For another, Congress did not include a clear delegation to the Commission to decide such a major question in the Communications Act or the Telecommunications Act (or in any other statute). As a reminder, the Court “expects Congress to speak clearly if it wishes to assign to an agency decision of vast economic and political significance.” Utility Air Regulatory Group v. EPA, 573 U. S. at 324. In other words, Congress does not delegate authority over major questions through “modest words,” “vague terms,” or “subtle device[s],” Whitman, 531 U. S. at 468, nor does it use oblique language to give agencies authority to make a “radical or fundamental change” to a statutory scheme, MCI v. AT&T, 512 U.S. at 229.
That’s one reason why the courts struck down the Commission’s first and second attempts to enforce and regulate net neutrality, despite reliance by the Commission on a bevy of provisions to bolster it’s case—and those courts didn’t even look to the major questions doctrine (it hadn’t been formalized!), the agency failed even under the deferential Chevron-framework.
And while one court finally did uphold the Commission’s net neutrality rules (based on a reinterpretation of the phrase “telecommunications service” in the definitions section of the Act), there’s reason to think that may not hold water under West Virginia v. EPA. First, the Commission had consistently (until 2015) held that that definition did not include the services of broadband Internet service providers–with decisions spanning the better course of twenty years. Second, that definition does not explicitly bring broadband Internet services into its purview, whereas Congress described broadband as “advanced telecommunications capability” or “advanced information services” elsewhere in the Telecommunications Act of 1996 (which added the definition). And since the 1990s, Congress has been explicit when it wants to regulate broadband, using that very word to require broadband mapping (Broadband DATA Act) or the deployment of broadband infrastructure (Infrastructure Investment and Jobs Act). In other words, Congress knows how to delegate authority over broadband to the Commission—but it’s only done so in narrow circumstances. So did Congress delegate authority over one sixth of the American economy through a definitional section that the agency did not think applied to Internet service providers for almost twenty years? If anything is clear, it’s that Congress didn’t. Third, and making matters worse, such an assertion of authority would run directly contrary to what Congress did clearly say about broadband. Specifically, Congress wrote that term “interactive computer service” meant an “information service” (the opposite of a “telecommunications service”) and then “includ[ed] specifically a service or system that provides access to the Internet.” 47 U.S.C. § 230(f)(2). And it went on to state the “policy of the United States . . . [is] to preserve the vibrant and competitive free market that presently exists for the Internet . . . unfettered by Federal or State regulation . . . .” 47 U.S.C. § 230(b)(2) (emphasis added). Even if that language was plausibly ambiguous enough for Chevron deference, it’s hard to discern the clear delegation of authority required by West Virginia v. EPA.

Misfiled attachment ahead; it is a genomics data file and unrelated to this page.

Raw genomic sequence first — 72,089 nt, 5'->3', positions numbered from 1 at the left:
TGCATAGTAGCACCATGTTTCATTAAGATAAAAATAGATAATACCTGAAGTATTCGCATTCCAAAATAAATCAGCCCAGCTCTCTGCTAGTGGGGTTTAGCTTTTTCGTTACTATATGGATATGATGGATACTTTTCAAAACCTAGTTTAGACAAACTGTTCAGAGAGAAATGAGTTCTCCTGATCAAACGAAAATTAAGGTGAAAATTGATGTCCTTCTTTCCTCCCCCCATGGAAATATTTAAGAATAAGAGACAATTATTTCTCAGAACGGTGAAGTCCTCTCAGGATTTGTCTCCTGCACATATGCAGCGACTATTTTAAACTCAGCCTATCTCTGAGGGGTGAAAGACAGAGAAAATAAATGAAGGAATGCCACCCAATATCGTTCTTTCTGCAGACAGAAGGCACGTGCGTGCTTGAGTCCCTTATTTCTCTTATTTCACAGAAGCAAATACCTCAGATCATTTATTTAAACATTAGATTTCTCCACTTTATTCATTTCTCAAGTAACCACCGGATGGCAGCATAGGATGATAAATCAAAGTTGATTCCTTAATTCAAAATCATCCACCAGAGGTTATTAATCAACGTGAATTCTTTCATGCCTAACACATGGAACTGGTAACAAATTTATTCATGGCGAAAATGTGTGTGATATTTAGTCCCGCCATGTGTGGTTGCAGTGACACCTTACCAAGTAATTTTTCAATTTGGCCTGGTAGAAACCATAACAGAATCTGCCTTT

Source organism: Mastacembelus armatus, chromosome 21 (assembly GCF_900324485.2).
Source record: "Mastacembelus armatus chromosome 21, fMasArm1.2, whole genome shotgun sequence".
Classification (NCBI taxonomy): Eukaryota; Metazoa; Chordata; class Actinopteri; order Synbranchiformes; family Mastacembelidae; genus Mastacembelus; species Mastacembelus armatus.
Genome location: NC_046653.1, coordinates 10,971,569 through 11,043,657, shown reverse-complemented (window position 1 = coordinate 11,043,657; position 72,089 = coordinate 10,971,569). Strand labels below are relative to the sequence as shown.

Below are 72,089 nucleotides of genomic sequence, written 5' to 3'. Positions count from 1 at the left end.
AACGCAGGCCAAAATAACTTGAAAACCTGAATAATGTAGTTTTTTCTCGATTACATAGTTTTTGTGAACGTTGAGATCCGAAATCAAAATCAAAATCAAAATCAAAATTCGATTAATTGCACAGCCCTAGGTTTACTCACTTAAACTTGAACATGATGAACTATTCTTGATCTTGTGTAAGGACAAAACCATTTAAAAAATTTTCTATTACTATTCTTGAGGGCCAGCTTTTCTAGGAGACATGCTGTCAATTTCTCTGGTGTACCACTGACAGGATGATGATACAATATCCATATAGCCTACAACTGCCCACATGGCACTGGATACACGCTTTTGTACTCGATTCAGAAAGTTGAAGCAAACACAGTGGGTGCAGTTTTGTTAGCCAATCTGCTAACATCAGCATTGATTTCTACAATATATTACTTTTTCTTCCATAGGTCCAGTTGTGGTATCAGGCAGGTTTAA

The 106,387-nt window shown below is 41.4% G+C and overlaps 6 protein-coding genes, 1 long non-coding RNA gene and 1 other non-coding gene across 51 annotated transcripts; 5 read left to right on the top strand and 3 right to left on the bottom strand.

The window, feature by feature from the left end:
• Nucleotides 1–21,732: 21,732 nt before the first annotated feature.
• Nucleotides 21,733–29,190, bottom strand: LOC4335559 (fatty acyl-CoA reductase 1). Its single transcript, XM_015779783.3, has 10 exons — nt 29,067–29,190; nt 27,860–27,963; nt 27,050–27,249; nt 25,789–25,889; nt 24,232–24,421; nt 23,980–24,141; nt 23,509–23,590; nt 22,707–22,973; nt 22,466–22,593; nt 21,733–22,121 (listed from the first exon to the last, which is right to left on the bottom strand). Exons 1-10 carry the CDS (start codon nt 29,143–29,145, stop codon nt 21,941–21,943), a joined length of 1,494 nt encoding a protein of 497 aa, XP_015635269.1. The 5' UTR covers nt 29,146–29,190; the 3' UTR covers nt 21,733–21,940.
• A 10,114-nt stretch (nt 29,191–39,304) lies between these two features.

Now to be fair, some people disagree. I’ve read, for example, that the Court’s direct quote from Kavanaugh’s dissent on net neutrality can be ignored. What’s really important (or so the argument goes—and bear with me) is its citation of another case (Gonzales v. Oregon, 546 U. S. 243 (2006)), which itself (in a portion not quoted or cited by the Court) cited another case (NCTA v. Brand X, 545 U.S. 967 (2005)), which upheld the FCC’s decision to disclaim authority over broadband Internet service providers. To be frank, I don’t quite follow the logic—or see how an oblique citation-chain about the Commission correctly finding it did not have regulatory authority somehow translates into a clear delegation by Congress.
A New Hope for Congressional Legislation?
To be clear, none of this is to say we shouldn’t have net neutrality rules. We should, and such rules should straddle the full stack of Internet companies that have and do exercise market power in today‘s market. When Tim Wu coined the term net neutrality in 2002, Internet service providers were the proverbial bogeyman, Apple was a failing computer company, Google only had a search engine (and almost no revenues), and Facebook wasn’t even a dorm-room thing. Nowadays, the market power has shifted to the “edge,” and Big Tech openly exclaims that it is blocking and throttling lawful content that it finds objectionable.
With West Virginia v. EPA, I am hopeful that we can break the congressional impasse on true net neutrality legislation. That’s because the administrative state has for far too long served as way out of congressional compromise on net neutrality—no need for give and take, no need for hard votes. With legislation now the only option for net neutrality, I am hopeful that the United States can enshrine open Internet protections that address the full stack of the Internet economy and protect consumers no matter what platform or device or operating system or Internet service provider they use.